23 January 2010

I Like Lichen

I took a trip down to nearby Huntley Meadows Park. This is the largest county park in Fairfax County, with 1,425 acres of "majestic forests, wildflower-speckled meadows and vast wetlands for some of the best wildlife watching in the Washington metropolitan area." I wanted to review the winners of the center's annual Photography Contest, including a photo of Kingbirds entered by a bird-watcher good friend.

A walk through the wooded trails and along the wetlands boardwalk yielded a surprising amount of interesting wildlife for a drab Saturday afternoon in winter. A King Rail was spotted munching in the cattails, with its tiger-stripe orange back and zebra striped belly. Others loafing around included abundant Canada geese, mallards, gulls, cardinals, chickadees, nuthatch, and crows. The more interesting included the downy woodpecker, red-bellied woodpecker, and rare (in this area) red-headed woodpecker. My favorite sighting was the Eastern bluebird, standing out in a background without color.

With my tiny Canon Power Shot in hand, a few interesting photogenic features were found growing in the wood trails: lichen and fungus. The colorful lichen were growing in their symbiotic relationship with with algae and moss, as usual. However, there were a few areas where fungus instead seemed to be its mate. Lichen usually rely on the sugars produced by green algae, so with no algae or moss, I don't know what these little beasties were up to.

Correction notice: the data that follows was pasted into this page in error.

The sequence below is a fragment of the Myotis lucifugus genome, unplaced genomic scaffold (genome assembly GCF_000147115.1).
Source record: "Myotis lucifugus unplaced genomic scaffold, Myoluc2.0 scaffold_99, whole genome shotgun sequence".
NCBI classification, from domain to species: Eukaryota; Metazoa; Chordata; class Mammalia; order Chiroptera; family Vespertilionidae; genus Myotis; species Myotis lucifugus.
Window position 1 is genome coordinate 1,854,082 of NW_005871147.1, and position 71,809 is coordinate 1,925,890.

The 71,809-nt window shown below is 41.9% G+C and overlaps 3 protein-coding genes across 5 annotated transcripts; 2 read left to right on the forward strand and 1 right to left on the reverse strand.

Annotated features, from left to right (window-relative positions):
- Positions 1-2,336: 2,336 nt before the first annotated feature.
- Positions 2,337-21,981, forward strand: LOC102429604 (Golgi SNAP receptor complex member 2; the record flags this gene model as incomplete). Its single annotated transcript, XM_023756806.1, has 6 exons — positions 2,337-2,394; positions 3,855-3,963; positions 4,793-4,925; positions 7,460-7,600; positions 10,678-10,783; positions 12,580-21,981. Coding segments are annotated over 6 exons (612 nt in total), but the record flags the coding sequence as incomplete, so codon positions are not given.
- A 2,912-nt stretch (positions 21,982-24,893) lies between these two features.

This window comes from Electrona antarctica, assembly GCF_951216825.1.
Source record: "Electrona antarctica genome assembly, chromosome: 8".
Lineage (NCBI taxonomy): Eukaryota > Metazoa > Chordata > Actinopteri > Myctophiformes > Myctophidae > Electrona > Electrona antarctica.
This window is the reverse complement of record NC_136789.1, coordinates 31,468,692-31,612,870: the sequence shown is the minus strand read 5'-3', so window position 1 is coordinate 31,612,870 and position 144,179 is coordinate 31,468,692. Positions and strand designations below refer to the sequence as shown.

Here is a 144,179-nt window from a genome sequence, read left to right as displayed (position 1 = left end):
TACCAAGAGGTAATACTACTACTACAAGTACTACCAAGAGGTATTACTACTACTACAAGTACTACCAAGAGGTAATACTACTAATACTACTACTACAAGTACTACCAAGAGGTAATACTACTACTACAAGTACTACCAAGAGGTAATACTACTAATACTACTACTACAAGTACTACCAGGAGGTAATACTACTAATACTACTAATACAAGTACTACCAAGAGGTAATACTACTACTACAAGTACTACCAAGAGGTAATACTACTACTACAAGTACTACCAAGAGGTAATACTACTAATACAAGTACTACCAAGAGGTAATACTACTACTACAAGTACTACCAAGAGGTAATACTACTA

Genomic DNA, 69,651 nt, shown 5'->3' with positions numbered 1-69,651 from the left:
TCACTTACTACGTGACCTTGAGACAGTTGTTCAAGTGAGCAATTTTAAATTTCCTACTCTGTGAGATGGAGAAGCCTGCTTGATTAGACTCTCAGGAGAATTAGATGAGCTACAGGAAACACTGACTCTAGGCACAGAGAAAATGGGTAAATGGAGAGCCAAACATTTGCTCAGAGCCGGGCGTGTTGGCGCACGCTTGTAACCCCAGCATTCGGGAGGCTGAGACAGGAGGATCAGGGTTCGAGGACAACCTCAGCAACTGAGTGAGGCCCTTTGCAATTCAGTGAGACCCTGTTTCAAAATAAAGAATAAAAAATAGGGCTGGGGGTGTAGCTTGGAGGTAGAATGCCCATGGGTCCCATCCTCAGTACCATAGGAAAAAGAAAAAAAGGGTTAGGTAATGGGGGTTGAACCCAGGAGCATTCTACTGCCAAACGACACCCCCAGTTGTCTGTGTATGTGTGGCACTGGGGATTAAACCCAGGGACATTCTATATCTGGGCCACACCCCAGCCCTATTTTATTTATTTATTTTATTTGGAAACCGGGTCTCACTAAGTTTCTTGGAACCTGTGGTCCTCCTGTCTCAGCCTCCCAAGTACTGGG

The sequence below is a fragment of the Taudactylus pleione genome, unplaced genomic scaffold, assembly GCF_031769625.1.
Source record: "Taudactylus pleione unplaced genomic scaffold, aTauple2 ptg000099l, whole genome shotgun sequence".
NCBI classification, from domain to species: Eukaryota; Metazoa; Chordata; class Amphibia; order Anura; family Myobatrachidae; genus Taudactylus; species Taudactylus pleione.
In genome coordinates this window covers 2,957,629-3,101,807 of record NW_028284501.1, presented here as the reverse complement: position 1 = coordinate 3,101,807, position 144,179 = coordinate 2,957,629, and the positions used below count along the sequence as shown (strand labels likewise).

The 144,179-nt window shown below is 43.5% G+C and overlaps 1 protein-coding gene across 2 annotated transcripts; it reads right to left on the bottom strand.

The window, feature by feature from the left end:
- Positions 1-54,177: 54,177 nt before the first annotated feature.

The same lichen on trees appeared to be two different colors - pale green and a pale greenish-blue. I wasn't sure if this was the same lichen in a different stage of growth, or a slightly different species. The lichen was so pervasive that the trees looked like a paintball game just finished.

The interesting fungi that were found resembled clamshells with the horizontal stripes, popcorn on the log, and bite-sized caramels on the fallen branch. I believe I was hungry that day, affecting the way I saw things. At least the birds didn't look like chocolate-covered marshmallow peeps.


jodi (bloomingwriter) said...
It's nice to see others appreciate lichens, because so many people think they are nuisances, fungus, mould, etc. It was fun finding out about this park, too, because my hubby's last name is Huntley. I now have a craving, however, for chocolate marshmellow peeps. ;-)
Swimray said...
Thanks for visiting. I learned a lot about lichen while putting this post together. (I don't have an aversion to them.) They are very interesting little lifeforms.